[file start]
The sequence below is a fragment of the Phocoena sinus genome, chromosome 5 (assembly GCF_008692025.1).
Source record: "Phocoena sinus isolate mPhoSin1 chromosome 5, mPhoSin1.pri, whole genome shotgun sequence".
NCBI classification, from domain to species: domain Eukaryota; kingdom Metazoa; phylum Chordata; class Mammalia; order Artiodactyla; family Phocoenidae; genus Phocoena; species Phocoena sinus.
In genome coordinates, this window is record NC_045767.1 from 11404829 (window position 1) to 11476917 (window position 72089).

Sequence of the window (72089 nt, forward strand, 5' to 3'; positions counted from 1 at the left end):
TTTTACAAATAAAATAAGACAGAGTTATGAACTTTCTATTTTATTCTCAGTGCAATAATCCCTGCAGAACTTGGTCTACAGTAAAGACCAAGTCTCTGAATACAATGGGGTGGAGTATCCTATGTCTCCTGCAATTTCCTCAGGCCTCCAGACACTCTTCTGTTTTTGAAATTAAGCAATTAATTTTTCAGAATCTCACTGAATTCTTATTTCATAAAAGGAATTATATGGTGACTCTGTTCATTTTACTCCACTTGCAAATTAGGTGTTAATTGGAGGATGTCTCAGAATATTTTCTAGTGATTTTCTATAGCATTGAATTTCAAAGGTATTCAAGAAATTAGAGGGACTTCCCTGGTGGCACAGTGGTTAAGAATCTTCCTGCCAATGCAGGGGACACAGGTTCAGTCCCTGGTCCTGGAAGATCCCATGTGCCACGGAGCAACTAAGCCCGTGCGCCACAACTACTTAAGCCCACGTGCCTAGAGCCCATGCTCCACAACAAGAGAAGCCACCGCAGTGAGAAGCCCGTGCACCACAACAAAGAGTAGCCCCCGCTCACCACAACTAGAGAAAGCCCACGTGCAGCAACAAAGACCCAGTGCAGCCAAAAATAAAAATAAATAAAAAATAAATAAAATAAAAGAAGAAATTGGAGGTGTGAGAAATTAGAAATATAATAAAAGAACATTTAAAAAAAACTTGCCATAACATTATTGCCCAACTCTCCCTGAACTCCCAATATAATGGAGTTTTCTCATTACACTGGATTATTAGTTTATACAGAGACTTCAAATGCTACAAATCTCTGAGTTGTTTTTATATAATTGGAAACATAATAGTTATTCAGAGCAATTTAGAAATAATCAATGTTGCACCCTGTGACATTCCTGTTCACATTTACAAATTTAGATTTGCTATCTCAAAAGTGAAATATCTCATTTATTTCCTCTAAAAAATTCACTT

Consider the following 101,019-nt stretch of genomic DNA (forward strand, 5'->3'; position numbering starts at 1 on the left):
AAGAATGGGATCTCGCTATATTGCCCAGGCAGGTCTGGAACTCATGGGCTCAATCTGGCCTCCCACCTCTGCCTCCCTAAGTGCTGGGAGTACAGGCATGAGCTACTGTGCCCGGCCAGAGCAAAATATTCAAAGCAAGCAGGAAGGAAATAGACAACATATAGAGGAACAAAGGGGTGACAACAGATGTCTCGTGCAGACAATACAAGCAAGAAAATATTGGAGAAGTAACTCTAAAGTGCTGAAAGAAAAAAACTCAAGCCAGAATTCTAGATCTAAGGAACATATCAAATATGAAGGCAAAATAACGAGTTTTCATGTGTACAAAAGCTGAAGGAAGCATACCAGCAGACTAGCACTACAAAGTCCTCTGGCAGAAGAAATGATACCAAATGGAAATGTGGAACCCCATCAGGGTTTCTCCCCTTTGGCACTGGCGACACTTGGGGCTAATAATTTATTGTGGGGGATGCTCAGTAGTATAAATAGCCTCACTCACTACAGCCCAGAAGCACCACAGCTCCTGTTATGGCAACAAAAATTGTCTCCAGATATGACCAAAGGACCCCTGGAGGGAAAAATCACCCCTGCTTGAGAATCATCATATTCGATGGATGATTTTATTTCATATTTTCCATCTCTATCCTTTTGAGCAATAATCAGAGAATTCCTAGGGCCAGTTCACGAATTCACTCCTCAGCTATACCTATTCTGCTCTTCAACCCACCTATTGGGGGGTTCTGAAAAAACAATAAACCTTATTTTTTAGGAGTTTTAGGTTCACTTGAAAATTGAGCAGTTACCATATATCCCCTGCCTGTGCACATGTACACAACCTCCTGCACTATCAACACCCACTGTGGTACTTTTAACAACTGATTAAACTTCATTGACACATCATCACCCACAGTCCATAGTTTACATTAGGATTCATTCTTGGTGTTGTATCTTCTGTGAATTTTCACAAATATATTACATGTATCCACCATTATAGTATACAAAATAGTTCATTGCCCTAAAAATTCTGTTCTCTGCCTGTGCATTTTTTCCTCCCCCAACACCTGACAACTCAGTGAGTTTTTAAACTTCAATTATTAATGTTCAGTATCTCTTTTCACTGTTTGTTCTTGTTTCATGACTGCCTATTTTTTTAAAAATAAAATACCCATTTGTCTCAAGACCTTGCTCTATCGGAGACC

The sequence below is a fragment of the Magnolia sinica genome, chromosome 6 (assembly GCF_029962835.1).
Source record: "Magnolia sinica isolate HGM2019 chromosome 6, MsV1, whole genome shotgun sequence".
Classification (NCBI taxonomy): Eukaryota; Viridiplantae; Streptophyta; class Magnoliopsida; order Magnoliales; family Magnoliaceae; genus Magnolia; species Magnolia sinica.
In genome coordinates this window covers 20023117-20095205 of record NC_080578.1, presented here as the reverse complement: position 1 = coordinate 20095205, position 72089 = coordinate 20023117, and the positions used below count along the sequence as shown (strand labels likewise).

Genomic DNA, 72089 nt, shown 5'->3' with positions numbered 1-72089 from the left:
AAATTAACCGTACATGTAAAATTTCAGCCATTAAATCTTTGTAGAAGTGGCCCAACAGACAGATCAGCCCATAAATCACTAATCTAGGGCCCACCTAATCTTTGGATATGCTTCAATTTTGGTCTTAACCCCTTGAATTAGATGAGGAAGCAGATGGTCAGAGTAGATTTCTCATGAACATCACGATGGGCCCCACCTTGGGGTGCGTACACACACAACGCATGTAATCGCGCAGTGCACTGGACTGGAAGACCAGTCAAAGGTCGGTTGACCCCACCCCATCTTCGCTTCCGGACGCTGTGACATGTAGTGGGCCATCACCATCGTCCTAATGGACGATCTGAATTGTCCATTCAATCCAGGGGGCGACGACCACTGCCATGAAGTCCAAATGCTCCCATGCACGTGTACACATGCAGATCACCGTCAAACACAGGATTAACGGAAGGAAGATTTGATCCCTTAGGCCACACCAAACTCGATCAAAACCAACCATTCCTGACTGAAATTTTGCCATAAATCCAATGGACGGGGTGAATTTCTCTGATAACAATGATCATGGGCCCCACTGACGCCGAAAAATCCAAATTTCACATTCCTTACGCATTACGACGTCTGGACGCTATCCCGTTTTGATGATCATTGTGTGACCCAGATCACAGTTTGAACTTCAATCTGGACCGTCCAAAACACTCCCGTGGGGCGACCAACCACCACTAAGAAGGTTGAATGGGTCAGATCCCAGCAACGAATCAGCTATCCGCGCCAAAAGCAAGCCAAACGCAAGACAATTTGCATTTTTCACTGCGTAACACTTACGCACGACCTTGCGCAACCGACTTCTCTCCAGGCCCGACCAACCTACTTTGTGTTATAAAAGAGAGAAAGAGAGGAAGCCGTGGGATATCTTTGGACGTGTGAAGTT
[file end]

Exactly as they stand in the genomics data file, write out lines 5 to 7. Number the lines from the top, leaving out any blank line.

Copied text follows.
Sequence of the window (72089 nt, forward strand, 5' to 3'; positions counted from 1 at the left end):
TTTTACAAATAAAATAAGACAGAGTTATGAACTTTCTATTTTATTCTCAGTGCAATAATCCCTGCAGAACTTGGTCTACAGTAAAGACCAAGTCTCTGAATACAATGGGGTGGAGTATCCTATGTCTCCTGCAATTTCCTCAGGCCTCCAGACACTCTTCTGTTTTTGAAATTAAGCAATTAATTTTTCAGAATCTCACTGAATTCTTATTTCATAAAAGGAATTATATGGTGACTCTGTTCATTTTACTCCACTTGCAAATTAGGTGTTAATTGGAGGATGTCTCAGAATATTTTCTAGTGATTTTCTATAGCATTGAATTTCAAAGGTATTCAAGAAATTAGAGGGACTTCCCTGGTGGCACAGTGGTTAAGAATCTTCCTGCCAATGCAGGGGACACAGGTTCAGTCCCTGGTCCTGGAAGATCCCATGTGCCACGGAGCAACTAAGCCCGTGCGCCACAACTACTTAAGCCCACGTGCCTAGAGCCCATGCTCCACAACAAGAGAAGCCACCGCAGTGAGAAGCCCGTGCACCACAACAAAGAGTAGCCCCCGCTCACCACAACTAGAGAAAGCCCACGTGCAGCAACAAAGACCCAGTGCAGCCAAAAATAAAAATAAATAAAAAATAAATAAAATAAAAGAAGAAATTGGAGGTGTGAGAAATTAGAAATATAATAAAAGAACATTTAAAAAAAACTTGCCATAACATTATTGCCCAACTCTCCCTGAACTCCCAATATAATGGAGTTTTCTCATTACACTGGATTATTAGTTTATACAGAGACTTCAAATGCTACAAATCTCTGAGTTGTTTTTATATAATTGGAAACATAATAGTTATTCAGAGCAATTTAGAAATAATCAATGTTGCACCCTGTGACATTCCTGTTCACATTTACAAATTTAGATTTGCTATCTCAAAAGTGAAATATCTCATTTATTTCCTCTAAAAAATTCACTT

Consider the following 101,019-nt stretch of genomic DNA (forward strand, 5'->3'; position numbering starts at 1 on the left):